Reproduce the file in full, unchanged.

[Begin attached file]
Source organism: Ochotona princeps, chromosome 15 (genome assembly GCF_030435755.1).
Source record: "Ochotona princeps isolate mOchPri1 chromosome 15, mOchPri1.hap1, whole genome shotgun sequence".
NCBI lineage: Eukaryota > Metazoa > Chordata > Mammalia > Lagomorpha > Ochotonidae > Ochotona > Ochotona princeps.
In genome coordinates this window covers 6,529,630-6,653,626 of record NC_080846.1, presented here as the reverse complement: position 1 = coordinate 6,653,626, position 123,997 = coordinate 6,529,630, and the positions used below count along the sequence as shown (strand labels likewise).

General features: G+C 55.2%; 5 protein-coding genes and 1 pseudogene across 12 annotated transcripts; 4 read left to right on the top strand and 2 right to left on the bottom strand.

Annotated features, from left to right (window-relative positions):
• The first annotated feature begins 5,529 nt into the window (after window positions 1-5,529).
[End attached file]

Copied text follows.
Source organism: Ochotona princeps, chromosome 15 (genome assembly GCF_030435755.1).
Source record: "Ochotona princeps isolate mOchPri1 chromosome 15, mOchPri1.hap1, whole genome shotgun sequence".
NCBI lineage: Eukaryota > Metazoa > Chordata > Mammalia > Lagomorpha > Ochotonidae > Ochotona > Ochotona princeps.
In genome coordinates this window covers 6,529,630-6,653,626 of record NC_080846.1, presented here as the reverse complement: position 1 = coordinate 6,653,626, position 123,997 = coordinate 6,529,630, and the positions used below count along the sequence as shown (strand labels likewise).

General features: G+C 55.2%; 5 protein-coding genes and 1 pseudogene across 12 annotated transcripts; 4 read left to right on the top strand and 2 right to left on the bottom strand.

Annotated features, from left to right (window-relative positions):
• The first annotated feature begins 5,529 nt into the window (after window positions 1-5,529).